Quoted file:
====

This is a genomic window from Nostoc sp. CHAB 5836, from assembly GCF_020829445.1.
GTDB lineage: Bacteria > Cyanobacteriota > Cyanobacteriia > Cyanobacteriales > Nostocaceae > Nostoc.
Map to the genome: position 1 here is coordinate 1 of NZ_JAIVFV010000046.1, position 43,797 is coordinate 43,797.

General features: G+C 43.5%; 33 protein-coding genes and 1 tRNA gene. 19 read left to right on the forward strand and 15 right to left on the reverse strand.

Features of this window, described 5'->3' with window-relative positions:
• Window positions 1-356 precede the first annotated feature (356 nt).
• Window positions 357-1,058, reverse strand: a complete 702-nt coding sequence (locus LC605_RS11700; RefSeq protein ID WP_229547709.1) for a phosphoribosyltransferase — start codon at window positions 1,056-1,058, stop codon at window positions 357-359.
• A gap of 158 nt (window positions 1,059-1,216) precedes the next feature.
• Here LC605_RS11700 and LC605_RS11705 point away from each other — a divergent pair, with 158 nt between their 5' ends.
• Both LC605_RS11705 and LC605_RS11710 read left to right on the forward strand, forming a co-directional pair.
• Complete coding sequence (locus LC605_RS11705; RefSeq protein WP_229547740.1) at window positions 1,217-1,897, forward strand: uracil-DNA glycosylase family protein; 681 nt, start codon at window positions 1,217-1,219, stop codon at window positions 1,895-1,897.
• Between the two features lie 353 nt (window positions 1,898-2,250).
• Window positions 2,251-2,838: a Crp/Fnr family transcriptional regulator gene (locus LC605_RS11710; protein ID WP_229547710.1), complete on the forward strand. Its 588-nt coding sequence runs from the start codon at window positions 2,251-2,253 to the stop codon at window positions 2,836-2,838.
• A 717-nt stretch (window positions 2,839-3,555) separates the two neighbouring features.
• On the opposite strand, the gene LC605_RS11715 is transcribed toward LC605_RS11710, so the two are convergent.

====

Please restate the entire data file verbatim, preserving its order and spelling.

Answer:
This is a genomic window from Nostoc sp. CHAB 5836, from assembly GCF_020829445.1.
GTDB lineage: Bacteria > Cyanobacteriota > Cyanobacteriia > Cyanobacteriales > Nostocaceae > Nostoc.
Map to the genome: position 1 here is coordinate 1 of NZ_JAIVFV010000046.1, position 43,797 is coordinate 43,797.

General features: G+C 43.5%; 33 protein-coding genes and 1 tRNA gene. 19 read left to right on the forward strand and 15 right to left on the reverse strand.

Features of this window, described 5'->3' with window-relative positions:
• Window positions 1-356 precede the first annotated feature (356 nt).
• Window positions 357-1,058, reverse strand: a complete 702-nt coding sequence (locus LC605_RS11700; RefSeq protein ID WP_229547709.1) for a phosphoribosyltransferase — start codon at window positions 1,056-1,058, stop codon at window positions 357-359.
• A gap of 158 nt (window positions 1,059-1,216) precedes the next feature.
• Here LC605_RS11700 and LC605_RS11705 point away from each other — a divergent pair, with 158 nt between their 5' ends.
• Both LC605_RS11705 and LC605_RS11710 read left to right on the forward strand, forming a co-directional pair.
• Complete coding sequence (locus LC605_RS11705; RefSeq protein WP_229547740.1) at window positions 1,217-1,897, forward strand: uracil-DNA glycosylase family protein; 681 nt, start codon at window positions 1,217-1,219, stop codon at window positions 1,895-1,897.
• Between the two features lie 353 nt (window positions 1,898-2,250).
• Window positions 2,251-2,838: a Crp/Fnr family transcriptional regulator gene (locus LC605_RS11710; protein ID WP_229547710.1), complete on the forward strand. Its 588-nt coding sequence runs from the start codon at window positions 2,251-2,253 to the stop codon at window positions 2,836-2,838.
• A 717-nt stretch (window positions 2,839-3,555) separates the two neighbouring features.
• On the opposite strand, the gene LC605_RS11715 is transcribed toward LC605_RS11710, so the two are convergent.